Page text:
Ben Schrank and Joshua Furst Debate Judaism and Art

Two Authors Talk Shop Over a Couple of Beers in Brooklyn

The Old Bunch: Joshua Furst and Ben Schrank make themselves at home in Brooklyn.
nate lavey
The Old Bunch: Joshua Furst and Ben Schrank make themselves at home in Brooklyn.

Published February 27, 2013, issue of March 01, 2013.
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That the work is reasoned and considered?

No, that the work is argued and considered.

But a lot of English writers develop characters who are considered and argued.You look at Martin Amis characters, they’re about —

But Martin Amis wants to be a Jew!

He has historically said that. He would do better if he believed that safety is not an option. I think many immigrant cultures had to create characters who are populist and who are representative of something and are considered.

I don’t mean being considered, like thought through, I mean that there’s something talmudic in the style.

I have this anecdote where a woman who I had met at a conference more than ten years ago emailed me and she said: “I would love to review your book. Does it have Jewish content? If it does, I’ll review it for a Jewish publication; if it doesn’t, I’ll just read it.” So I had to spend some days trying to figure that out. My main character’s mother is Jewish. Her doubt and dubiousness about her own place in the world, and her dislike of the things in herself that she likes, and that revolving duality and doubt, is what makes her, for me, probably, culturally Jewish.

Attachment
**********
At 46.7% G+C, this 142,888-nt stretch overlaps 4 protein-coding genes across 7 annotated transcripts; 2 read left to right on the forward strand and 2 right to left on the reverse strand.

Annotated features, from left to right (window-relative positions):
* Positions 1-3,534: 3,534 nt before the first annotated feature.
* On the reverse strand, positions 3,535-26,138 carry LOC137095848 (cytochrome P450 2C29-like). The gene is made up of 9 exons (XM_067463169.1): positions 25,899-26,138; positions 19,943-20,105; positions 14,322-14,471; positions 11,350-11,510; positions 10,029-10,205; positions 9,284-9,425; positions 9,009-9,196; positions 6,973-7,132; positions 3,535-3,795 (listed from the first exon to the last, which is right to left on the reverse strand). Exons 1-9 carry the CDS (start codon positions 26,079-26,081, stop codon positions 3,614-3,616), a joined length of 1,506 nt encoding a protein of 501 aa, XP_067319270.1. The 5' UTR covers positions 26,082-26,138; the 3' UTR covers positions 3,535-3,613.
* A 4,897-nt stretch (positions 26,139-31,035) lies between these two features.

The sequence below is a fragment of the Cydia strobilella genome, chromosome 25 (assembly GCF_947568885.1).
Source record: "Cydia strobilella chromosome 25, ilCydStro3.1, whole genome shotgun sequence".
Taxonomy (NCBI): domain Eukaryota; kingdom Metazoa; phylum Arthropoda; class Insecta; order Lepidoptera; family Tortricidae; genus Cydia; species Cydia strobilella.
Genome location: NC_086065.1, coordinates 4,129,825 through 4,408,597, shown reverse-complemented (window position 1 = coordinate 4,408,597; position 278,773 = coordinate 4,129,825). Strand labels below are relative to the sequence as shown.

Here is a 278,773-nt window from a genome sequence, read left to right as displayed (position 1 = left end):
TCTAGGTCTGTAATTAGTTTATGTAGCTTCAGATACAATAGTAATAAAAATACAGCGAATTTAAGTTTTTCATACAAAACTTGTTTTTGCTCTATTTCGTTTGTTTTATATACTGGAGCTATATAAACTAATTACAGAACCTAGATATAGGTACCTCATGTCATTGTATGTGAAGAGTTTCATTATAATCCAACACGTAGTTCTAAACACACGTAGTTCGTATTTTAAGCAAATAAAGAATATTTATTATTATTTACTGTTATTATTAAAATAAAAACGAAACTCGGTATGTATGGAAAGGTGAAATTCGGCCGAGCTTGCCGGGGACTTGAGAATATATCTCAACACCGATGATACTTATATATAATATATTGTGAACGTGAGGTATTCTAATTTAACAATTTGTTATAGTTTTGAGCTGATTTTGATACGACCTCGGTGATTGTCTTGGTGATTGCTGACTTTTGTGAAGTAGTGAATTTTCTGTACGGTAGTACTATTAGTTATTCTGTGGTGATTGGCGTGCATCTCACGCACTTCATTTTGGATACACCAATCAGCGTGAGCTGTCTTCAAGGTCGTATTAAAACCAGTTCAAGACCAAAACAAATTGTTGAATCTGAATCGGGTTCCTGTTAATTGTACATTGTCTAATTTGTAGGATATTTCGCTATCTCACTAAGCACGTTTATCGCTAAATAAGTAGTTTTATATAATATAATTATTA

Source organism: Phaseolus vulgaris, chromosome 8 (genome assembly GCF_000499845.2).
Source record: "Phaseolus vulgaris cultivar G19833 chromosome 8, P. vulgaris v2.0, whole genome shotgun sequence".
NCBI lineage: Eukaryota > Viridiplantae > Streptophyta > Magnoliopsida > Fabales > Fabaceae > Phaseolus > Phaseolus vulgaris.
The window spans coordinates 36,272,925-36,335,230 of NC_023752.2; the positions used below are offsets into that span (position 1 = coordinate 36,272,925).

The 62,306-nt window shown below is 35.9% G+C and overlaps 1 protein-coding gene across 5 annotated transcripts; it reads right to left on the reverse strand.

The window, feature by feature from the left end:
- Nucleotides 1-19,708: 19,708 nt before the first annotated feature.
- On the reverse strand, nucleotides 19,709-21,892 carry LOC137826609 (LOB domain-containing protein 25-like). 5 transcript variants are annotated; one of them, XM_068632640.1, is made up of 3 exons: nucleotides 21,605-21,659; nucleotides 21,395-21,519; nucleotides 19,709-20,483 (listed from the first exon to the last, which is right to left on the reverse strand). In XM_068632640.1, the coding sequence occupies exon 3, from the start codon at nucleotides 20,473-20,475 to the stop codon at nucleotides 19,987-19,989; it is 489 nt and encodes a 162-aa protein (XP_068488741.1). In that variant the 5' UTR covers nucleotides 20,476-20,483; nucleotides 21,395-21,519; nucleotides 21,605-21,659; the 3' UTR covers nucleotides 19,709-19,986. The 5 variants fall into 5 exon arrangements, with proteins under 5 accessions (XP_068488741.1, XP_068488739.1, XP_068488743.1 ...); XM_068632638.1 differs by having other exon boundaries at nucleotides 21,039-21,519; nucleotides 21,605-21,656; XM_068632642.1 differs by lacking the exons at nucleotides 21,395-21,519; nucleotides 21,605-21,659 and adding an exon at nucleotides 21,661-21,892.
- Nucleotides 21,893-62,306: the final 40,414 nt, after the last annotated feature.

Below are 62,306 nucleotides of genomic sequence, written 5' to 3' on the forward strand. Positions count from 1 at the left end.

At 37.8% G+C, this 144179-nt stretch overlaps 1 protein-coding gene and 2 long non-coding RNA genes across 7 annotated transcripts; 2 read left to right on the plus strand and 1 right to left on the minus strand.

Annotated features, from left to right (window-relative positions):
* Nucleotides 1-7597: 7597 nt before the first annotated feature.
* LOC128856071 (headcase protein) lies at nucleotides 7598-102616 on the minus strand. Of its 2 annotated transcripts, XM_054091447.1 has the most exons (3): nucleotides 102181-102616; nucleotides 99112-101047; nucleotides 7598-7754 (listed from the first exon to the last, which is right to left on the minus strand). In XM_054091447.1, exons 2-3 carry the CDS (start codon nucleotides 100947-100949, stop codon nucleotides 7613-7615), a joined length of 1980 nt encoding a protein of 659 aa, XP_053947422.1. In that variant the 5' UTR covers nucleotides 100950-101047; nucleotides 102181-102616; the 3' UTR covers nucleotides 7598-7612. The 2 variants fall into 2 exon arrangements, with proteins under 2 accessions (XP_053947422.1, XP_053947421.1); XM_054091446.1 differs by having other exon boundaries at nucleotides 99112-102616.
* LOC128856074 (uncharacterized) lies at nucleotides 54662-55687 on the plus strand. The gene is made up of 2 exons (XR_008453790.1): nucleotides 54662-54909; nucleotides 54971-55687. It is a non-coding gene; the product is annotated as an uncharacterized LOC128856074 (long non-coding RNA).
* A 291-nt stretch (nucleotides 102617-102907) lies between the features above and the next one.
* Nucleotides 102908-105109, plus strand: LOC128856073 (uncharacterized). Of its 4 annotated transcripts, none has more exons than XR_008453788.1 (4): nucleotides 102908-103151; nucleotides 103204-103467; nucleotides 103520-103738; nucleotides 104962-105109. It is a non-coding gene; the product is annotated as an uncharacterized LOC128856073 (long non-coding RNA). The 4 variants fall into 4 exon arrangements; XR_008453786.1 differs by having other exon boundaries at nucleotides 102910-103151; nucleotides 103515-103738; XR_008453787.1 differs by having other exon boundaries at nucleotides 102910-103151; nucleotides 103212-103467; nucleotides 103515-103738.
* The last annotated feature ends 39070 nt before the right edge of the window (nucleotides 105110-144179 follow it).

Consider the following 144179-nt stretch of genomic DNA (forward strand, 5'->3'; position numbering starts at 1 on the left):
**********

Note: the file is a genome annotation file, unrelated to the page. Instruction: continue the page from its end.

See, I want to reclaim this great tradition of European secular Jews who remade the world in their image.

I would argue that if a Jewish person doesn’t want to identify as culturally Jewish, they needn’t do that. I remember — I’ll never forget — I had a friend in high school who was like, “You’re not culturally Jewish.” He thought he was doing me some favor. And it was a very imprinting moment, because he was dis-identifying me with my culture. If I had embraced this favor, it’s like the ultimate leave taking. There are a lot of mediocre short stories about this. But at the same time, if I was with somebody else who was like, “Yes, I would like to renege on my culture,” I think you’ve got to let them go. It comes back to the Roth quote. Great writers get to disavow their groups and get free. They just become writers.

Well, they become individuals.

So, if Roth says that Faulkner is a regional writer and he’s a regional writer, he understands that they’re both universal writers who are free of any constraint you might put on them. So Brooklyn becomes just a kind of a meaningless category for a striving. A fictional striving.

Right. That’s my problem with contemporary Brooklyn.

I think that’s a fair problem.


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